F1 »

Todt casts doubt on Austin USGP

Jean Todt has admitted that the proposed grand prix in Texas is 'just a project'.

Jean Todt has cast doubt on whether Formula One will return to the United States of America quite as quickly as anticipated, after admitting that the proposed grand prix in Austin remains 'just a project'.

Speaking to Fox Sports, the Frenchman, now head of the FIA after finding success at Ferrari, echoed other sceptics who believe that the ten-year deal to run a race at a purpose-built venue close to the Texan state capital is not as secure as it first seemed. Even Bernie Ecclestone appears to have reservations, having recently underlined the fact that promoters Full Throttle Productions would face financial penalties should the race not be delivered, as planned, in 2012.

“At the moment, it's just a project," Todt said of the Austin race, "I don't think something will happen next year.”

Todt was in the US in a bid to discover why NASCAR had been able to build its championship so successfully, and why F1 had, largely, failed to take off, despite events at iconic venues such as Indianapolis Motor Speedway, Long Beach and Watkins Glen over the years. Ironically, his visit coincided with the revelation that former Long Beach GP chief Chris Pook is involved with another potential USGP project.

With Ecclestone admitting that plans for a race in the New York/New Jersey area is far from dead following the deal with Austin, Pook has confirmed that he is involved with promoters in the region in a bid to bring F1 back to the USA.

Several sites had been rumoured as a potential home for the USGP following Ecclestone's assertion, at the Chinese Grand Prix, that he was talking to at least three candidates, but Liberty Park in Jersey City has already been ruled out, leaving Monticello Motor Club as the only confirmed interest. Pook, who was also involved in the F1 races at Watkins Glen and Detroit, has not revealed which bid he is involved with because of a non-disclosure agreement, but reports suggest it could be another location in New Jersey altogether.



Related Pictures

Click on relevant pic to enlarge
F1 Glamour, Indianapolis F1, USA, 2007
Indianapolis F1, USA, 2007
Jean Todt (FRA), President FIA
27.11.2016 - Race, Roger Federer (SUI) tennis player and Bernie Ecclestone (GBR), President and CEO of FOM
27.11.2016 - Race, Nicola Todt (FRA)
27.11.2016 - Race, Nicola Todt (FRA)
27.11.2016 - Bernie Ecclestone (GBR), President and CEO of FOM
27.11.2016 - Bernie Ecclestone (GBR), President and CEO of FOM
27.11.2016 - Bernie Ecclestone (GBR), President and CEO of FOM
26.11.2016 - Qualifying, Bernie Ecclestone (GBR), President and CEO of FOM office
26.11.2016 - Bernie Ecclestone (GBR), President and CEO of FOM and Flavio Briatore (ITA)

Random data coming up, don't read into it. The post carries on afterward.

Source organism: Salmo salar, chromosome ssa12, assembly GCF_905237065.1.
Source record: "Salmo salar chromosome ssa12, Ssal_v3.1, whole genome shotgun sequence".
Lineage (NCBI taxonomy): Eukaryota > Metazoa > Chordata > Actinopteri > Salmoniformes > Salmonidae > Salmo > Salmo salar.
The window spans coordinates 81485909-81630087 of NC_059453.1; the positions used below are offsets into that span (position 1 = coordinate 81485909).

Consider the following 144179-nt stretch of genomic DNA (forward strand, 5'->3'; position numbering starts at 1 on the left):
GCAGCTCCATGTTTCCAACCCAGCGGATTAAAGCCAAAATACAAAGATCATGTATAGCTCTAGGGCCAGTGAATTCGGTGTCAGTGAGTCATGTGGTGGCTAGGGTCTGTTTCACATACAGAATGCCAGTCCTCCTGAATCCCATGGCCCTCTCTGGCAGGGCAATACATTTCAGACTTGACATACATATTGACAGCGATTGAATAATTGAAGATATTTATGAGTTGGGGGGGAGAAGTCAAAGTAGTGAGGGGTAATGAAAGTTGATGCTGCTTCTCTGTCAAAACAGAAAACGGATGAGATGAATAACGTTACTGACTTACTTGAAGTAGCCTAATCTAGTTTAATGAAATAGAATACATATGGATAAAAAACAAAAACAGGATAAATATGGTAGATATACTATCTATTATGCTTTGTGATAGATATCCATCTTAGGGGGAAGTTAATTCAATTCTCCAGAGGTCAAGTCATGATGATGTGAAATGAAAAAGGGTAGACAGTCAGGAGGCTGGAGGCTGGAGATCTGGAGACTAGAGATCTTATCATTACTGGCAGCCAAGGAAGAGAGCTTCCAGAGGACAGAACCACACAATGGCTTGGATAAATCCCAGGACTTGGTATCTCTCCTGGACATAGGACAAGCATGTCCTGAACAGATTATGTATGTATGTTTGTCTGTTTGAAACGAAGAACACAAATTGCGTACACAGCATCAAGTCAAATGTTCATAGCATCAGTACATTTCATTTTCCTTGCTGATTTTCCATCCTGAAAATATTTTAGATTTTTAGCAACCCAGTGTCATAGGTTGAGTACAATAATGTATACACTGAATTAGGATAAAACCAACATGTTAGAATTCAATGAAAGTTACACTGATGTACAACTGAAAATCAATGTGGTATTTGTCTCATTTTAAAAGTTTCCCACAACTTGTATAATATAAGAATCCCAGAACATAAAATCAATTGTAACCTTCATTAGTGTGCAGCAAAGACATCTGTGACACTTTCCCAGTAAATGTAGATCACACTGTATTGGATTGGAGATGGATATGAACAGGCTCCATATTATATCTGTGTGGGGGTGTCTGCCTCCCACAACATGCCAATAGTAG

26.11.2016 - Free Practice 3, Bernie Ecclestone (GBR), President and CEO of FOM
26.11.2016 - Free Practice 3, (L-R) Fabiana Flosi (BRA), Wife of Bernie Ecclestone and Piero Ferrari (ITA) Vice-President Ferrari
26.11.2016 - Bernie Ecclestone (GBR), President and CEO of FOM, Fabiana Flosi (BRA), Wife of Bernie Ecclestone and Christian Horner (GBR), Red Bull Racing, Sporting Director
26.11.2016 - Free Practice 3, Fabiana Flosi (BRA), Wife of Bernie Ecclestone
26.11.2016 - Chase Carey (USA) Formula One Group Chairman, Bernie Ecclestone (GBR), President and CEO of FOM and Christian Horner (GBR), Red Bull Racing, Sporting Director
26.11.2016 - Chase Carey (USA) Formula One Group Chairman, Bernie Ecclestone (GBR), President and CEO of FOM and Christian Horner (GBR), Red Bull Racing, Sporting Director
26.11.2016 - Chase Carey (USA) Formula One Group Chairman, Flavio Briatore (ITA) and Bernie Ecclestone (GBR), President and CEO of FOM

Join the conversation - Add your comment

Please login or register before adding your comments.

Although the administrators and moderators of this website will attempt to keep all objectionable comments off these pages, it is impossible for us to review all messages. All messages express the views of the poster, and neither Crash Media Group nor Crash.Net will be held responsible for the content of any message. We do not vouch for or warrant the accuracy, completeness or usefulness of any message, and are not responsible for the contents of any message. If you find a message objectionable, please contact us and inform us of the problem or use the [report] function next to the offending post. Any message that does not conform with the policy of this service can be edited or removed with immediate effect.


Robsy - Unregistered

July 08, 2010 10:56 AM

Looks like the big lesson Bernie took from Donningtongate is that it's as easier to make money from penalty clauses than it is to hold races. I reckon thats why S Korea is still busy building, and why Bernie went to Austin for a new track rather than look to configure an existing name. And you only have to look at Shanghai and Turkey to see what happens financially to tracks that build for F1 only.

James Montgomery

July 08, 2010 9:07 AM

ERGH!! WHY!?!?! There are many circuits in the USA that are long enough to qualify for F1. a bit of work and would make it suitable for F1. What is wrong with going back to the glen? If it is fine for Indy Car's that do up to 200 mph on the road circuits... then can't see the problem for F1. I must asume it is the money that is making F1 return to the US and not the fans. In my opinion, a list of circuits that could be changed a smidge (or already suited for F1) The Glen, (isn't that near New York anyway??) Road America, Mid Ohio, Sebring, Road Atlanta? Would doubt Long Beach and Laguna Seca is ok as they are too short. Surely that's better than another tilkdrome?



© 1999 - 2016 Crash Media Group

The total or partial reproduction of text, photographs or illustrations is not permitted in any form.